**Leverage** (or ‘leveraged trading’) gives you access to more exposure in a financial market without needing the full capital required as with a conventional trade. It’s usually expressed as a multiple and is available on spread betting and CFD accounts. Leveraged trading can help increase your returns, but it may magnify your losses too – making trading using leverage riskier than without.

__Leverage example: __

Assuming no charges and leverage of 10:1, say you wish to buy 10 shares of Tesla Inc (All Sessions) valued at $1000 per share.

Without leverage, to open this position you‘d need: 10 x $1000 = $10,000

With leverage of 10:1, to open this position you‘d only need: $10,000/10 = $1000

**Margin** (or ‘margin requirement’) is the deposit required to open and maintain a leveraged position. It’s defined by a deposit factor (or margin factor) and is expressed as a percentage of the trade value. Margin requirements are influenced by market fluctuations, account types, slippage factors, stop losses and your position size. We use a tiered system that takes into account your aggregate exposure to specific markets.

Leverage and margin have a direct inverse relationship, meaning when one increases the other falls by the same factor. This also means you can convert between the two through simple division or multiplication. Converting between leverage ratios and margin factors.

__Margin example: __

If the leverage ratio is 10:1, the margin factor = 1/10 = 10%. This means you will require 10% of the total investment value to open your trade.

Learn more about leveraging and margins at our academy.

## Summary of our retail margin requirements and leverage ratios per market:

You can also view a full list of product details and their margin requirements here.

You can view the margin requirements in the deal ticket on your trading platform before placing a trade. You also gain access to more information from the ‘market info’ tab, shown below:

## Viewing your margin required before placing a trade – desktop

## Viewing your margin required before placing a trade – mobile:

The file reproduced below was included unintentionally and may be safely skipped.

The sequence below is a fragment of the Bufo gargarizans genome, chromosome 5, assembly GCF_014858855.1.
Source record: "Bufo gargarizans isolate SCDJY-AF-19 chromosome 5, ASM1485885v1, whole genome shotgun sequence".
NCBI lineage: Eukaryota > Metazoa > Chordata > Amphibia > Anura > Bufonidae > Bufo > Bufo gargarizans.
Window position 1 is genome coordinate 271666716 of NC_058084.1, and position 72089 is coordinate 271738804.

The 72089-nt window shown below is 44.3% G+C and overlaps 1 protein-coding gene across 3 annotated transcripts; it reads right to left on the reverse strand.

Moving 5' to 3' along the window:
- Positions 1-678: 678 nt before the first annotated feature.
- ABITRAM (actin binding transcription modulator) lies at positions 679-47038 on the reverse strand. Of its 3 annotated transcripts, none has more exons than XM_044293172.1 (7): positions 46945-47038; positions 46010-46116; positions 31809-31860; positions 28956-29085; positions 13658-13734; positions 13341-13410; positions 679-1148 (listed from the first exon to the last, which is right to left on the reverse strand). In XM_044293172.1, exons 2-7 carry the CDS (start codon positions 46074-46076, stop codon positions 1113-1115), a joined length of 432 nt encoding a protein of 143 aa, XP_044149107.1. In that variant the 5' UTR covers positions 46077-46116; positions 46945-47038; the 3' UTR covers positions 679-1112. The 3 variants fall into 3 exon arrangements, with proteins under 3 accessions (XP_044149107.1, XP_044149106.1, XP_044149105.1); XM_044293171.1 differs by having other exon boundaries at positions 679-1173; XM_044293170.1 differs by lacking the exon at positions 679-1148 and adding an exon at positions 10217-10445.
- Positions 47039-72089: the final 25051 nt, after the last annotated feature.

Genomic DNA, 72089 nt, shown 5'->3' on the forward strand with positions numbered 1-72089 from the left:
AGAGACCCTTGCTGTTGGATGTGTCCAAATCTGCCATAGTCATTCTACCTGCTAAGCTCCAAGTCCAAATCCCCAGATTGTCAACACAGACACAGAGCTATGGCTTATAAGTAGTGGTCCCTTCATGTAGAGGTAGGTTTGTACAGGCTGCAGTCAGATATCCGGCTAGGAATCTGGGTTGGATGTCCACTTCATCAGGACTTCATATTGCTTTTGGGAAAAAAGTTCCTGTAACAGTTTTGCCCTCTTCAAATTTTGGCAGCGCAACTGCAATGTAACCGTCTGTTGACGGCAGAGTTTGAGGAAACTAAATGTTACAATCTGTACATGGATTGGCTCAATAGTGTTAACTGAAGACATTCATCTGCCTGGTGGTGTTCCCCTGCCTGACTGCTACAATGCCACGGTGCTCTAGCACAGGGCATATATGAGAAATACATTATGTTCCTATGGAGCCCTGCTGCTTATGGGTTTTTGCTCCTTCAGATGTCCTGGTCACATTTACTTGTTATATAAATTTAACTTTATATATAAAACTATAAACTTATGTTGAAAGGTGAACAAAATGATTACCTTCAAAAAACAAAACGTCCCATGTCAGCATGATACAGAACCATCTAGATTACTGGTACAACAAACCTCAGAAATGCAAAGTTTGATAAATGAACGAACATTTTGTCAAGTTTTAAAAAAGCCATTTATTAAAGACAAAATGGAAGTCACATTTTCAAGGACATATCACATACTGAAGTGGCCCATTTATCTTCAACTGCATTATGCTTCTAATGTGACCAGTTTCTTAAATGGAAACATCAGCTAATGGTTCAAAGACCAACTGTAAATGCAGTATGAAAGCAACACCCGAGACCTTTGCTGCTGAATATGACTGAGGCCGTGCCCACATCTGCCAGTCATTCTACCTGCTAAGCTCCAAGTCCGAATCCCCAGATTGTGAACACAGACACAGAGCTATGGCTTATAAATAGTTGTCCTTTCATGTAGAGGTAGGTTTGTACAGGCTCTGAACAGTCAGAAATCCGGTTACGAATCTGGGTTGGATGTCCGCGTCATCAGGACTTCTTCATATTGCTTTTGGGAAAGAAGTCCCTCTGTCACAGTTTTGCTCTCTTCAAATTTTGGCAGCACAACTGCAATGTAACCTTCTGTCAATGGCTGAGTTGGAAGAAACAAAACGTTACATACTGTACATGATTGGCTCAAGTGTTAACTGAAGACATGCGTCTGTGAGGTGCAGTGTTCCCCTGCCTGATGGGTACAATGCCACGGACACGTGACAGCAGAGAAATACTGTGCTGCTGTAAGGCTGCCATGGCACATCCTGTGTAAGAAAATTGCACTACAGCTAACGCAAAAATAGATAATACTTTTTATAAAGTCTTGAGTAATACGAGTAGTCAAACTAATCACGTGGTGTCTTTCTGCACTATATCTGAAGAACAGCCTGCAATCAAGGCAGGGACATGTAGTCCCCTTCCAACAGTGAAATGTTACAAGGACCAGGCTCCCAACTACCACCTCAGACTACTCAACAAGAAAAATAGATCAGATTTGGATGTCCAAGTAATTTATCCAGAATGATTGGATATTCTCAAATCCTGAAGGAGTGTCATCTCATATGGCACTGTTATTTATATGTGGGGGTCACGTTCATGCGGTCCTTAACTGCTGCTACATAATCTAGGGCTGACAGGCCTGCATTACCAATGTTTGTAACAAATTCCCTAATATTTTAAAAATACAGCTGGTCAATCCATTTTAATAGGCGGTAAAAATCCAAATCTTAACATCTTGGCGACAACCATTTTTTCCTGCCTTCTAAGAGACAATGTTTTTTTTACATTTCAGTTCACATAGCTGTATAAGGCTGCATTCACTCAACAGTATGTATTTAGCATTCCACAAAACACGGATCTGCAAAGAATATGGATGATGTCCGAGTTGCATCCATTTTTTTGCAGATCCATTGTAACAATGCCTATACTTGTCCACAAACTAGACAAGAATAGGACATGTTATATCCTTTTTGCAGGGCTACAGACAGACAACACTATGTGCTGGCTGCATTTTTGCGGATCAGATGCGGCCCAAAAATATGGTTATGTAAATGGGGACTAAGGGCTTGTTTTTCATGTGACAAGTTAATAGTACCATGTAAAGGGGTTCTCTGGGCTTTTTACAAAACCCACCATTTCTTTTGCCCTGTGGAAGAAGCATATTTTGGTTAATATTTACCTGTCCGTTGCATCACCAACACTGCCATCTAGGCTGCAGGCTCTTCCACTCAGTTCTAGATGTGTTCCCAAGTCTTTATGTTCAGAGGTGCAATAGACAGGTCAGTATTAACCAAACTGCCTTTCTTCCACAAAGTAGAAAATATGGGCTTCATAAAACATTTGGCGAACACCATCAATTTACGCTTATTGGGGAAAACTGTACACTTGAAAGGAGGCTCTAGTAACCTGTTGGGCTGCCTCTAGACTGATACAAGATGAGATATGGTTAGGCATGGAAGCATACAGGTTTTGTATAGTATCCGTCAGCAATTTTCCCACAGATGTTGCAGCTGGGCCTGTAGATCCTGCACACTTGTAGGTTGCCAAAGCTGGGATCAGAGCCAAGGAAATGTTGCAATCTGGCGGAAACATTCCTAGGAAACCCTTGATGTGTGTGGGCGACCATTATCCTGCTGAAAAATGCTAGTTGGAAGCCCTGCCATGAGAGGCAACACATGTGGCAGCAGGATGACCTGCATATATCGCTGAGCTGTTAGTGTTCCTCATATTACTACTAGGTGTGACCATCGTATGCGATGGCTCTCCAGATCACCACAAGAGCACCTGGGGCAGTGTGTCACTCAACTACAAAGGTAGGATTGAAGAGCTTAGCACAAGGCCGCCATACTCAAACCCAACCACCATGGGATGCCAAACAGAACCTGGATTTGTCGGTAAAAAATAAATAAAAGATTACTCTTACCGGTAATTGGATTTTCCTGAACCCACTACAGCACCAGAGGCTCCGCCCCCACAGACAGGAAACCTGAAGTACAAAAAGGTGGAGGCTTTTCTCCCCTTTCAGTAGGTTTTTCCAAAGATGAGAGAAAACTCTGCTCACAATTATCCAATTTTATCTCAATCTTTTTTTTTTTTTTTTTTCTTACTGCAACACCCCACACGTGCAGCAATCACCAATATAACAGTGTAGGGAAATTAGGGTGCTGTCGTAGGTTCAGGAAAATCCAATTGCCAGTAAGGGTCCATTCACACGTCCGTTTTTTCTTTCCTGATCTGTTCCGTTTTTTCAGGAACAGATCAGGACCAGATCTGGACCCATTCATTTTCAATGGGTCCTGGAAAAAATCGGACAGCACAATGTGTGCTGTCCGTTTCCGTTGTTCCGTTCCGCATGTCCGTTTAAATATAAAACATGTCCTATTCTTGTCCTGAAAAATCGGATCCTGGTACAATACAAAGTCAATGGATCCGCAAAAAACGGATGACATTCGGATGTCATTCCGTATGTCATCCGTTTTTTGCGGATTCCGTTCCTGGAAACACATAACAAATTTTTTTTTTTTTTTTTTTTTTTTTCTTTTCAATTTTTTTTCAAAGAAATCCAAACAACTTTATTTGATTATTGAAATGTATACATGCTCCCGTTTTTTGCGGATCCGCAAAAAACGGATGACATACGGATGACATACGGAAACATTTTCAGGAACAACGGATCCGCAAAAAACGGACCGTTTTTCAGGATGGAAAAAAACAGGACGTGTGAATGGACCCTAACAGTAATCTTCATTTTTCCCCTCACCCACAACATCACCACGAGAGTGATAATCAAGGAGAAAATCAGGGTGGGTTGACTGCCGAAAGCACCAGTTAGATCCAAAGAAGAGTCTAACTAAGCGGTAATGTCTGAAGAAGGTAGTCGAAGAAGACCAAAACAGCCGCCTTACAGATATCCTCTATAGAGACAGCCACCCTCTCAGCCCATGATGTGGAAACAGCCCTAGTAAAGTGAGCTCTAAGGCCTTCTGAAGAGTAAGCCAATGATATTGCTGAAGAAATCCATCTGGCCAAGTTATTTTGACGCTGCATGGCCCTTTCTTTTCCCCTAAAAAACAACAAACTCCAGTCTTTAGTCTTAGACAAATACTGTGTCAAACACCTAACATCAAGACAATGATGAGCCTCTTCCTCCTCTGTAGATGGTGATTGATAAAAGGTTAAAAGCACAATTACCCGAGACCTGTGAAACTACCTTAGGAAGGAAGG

## Margin requirement formulas with examples:

Let’s say Apple Inc (All Sessions) is trading at 14900 and its margin requirement (margin or deposit factor) is 20% (leverage ratio is 1:5). You’re looking to open a £2 per point long position using your spread bet account and are considering adding a stop-loss.

**Margin required without a stop-loss = size x price x margin factor** =14,900 x £2 x 20% = £5960.00

If you wish to add a normal stop-loss 30 points away from the current price, then assuming a slippage factor of 100% and the position size is in tier 1, your margin required can be calculated as follows:

**Margin required with a normal or non-guaranteed stop-loss¹: margin = (size x price x slippage factor x margin factor) + (size x stop distance)** = (14,900 x £2 x 100% x 20%) + (£2 x 30) = £6020.00. This amount is higher than the margin required without a stop, so it will not apply and your margin required will be £5960.00.

If you wish to add a guaranteed stop 30 points away from the current price. Assuming a limited-risk premium of 0.3% which can be found in the ‘market info’ section of the deal ticket, your margin required would be calculated as follows:

**Margin required with a guaranteed stop-loss²: Margin = (size x stop distance) + limited-risk premium³**

With a guaranteed stop loss: (£2 x 30 ) + (0.3% x 14,900 x £2) = £60 + £89.4 = £149.4. This amount is lower than the margin required without a stop, so it will not apply and your margin will be £5960.00.

Please note: the above examples are for illustrative purposes only and apply to retail accounts only.

^{1} On tier 1 position sizes (shown in the ‘market info’ section of the deal ticket), we calculate your margin required with a non-guaranteed stop, compare it to the margin required without a stop, and apply the lower of the two.

² We calculate your margin required with a guaranteed stop, compare it to the margin required without a stop, and apply the higher of the two.

³ The limited risk premium is expressed as a % of your trade size. You'll only be charged the limited-risk premium if the guaranteed stop is triggered.